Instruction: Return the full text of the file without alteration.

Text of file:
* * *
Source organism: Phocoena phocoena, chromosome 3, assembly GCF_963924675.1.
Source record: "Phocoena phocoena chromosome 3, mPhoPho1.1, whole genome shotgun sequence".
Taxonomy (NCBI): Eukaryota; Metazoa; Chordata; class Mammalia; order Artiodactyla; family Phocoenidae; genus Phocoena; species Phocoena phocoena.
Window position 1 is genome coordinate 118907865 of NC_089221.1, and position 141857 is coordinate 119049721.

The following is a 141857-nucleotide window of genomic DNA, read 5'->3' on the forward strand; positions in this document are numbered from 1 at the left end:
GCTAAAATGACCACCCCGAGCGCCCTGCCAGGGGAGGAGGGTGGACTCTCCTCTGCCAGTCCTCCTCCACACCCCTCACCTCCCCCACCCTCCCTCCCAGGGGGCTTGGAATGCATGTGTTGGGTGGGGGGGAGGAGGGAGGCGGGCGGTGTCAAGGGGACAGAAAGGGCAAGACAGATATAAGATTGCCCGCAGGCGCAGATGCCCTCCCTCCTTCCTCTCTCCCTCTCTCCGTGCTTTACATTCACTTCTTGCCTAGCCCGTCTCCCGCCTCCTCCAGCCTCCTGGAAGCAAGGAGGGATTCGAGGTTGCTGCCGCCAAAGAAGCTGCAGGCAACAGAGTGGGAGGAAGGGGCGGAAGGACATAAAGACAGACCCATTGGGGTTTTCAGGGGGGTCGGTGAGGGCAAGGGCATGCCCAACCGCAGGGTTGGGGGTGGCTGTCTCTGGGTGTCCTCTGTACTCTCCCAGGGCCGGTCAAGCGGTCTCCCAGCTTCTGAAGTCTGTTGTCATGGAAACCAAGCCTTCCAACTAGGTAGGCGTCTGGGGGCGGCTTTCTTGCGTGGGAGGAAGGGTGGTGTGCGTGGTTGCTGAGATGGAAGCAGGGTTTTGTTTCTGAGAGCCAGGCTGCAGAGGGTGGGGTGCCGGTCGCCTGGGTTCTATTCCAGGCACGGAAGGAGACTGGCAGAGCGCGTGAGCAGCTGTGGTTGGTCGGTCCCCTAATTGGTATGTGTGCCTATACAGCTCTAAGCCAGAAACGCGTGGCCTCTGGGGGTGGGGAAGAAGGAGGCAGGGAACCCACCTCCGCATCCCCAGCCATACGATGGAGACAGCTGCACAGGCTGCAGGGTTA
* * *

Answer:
Source organism: Phocoena phocoena, chromosome 3, assembly GCF_963924675.1.
Source record: "Phocoena phocoena chromosome 3, mPhoPho1.1, whole genome shotgun sequence".
Taxonomy (NCBI): Eukaryota; Metazoa; Chordata; class Mammalia; order Artiodactyla; family Phocoenidae; genus Phocoena; species Phocoena phocoena.
Window position 1 is genome coordinate 118907865 of NC_089221.1, and position 141857 is coordinate 119049721.

The following is a 141857-nucleotide window of genomic DNA, read 5'->3' on the forward strand; positions in this document are numbered from 1 at the left end:
GCTAAAATGACCACCCCGAGCGCCCTGCCAGGGGAGGAGGGTGGACTCTCCTCTGCCAGTCCTCCTCCACACCCCTCACCTCCCCCACCCTCCCTCCCAGGGGGCTTGGAATGCATGTGTTGGGTGGGGGGGAGGAGGGAGGCGGGCGGTGTCAAGGGGACAGAAAGGGCAAGACAGATATAAGATTGCCCGCAGGCGCAGATGCCCTCCCTCCTTCCTCTCTCCCTCTCTCCGTGCTTTACATTCACTTCTTGCCTAGCCCGTCTCCCGCCTCCTCCAGCCTCCTGGAAGCAAGGAGGGATTCGAGGTTGCTGCCGCCAAAGAAGCTGCAGGCAACAGAGTGGGAGGAAGGGGCGGAAGGACATAAAGACAGACCCATTGGGGTTTTCAGGGGGGTCGGTGAGGGCAAGGGCATGCCCAACCGCAGGGTTGGGGGTGGCTGTCTCTGGGTGTCCTCTGTACTCTCCCAGGGCCGGTCAAGCGGTCTCCCAGCTTCTGAAGTCTGTTGTCATGGAAACCAAGCCTTCCAACTAGGTAGGCGTCTGGGGGCGGCTTTCTTGCGTGGGAGGAAGGGTGGTGTGCGTGGTTGCTGAGATGGAAGCAGGGTTTTGTTTCTGAGAGCCAGGCTGCAGAGGGTGGGGTGCCGGTCGCCTGGGTTCTATTCCAGGCACGGAAGGAGACTGGCAGAGCGCGTGAGCAGCTGTGGTTGGTCGGTCCCCTAATTGGTATGTGTGCCTATACAGCTCTAAGCCAGAAACGCGTGGCCTCTGGGGGTGGGGAAGAAGGAGGCAGGGAACCCACCTCCGCATCCCCAGCCATACGATGGAGACAGCTGCACAGGCTGCAGGGTTA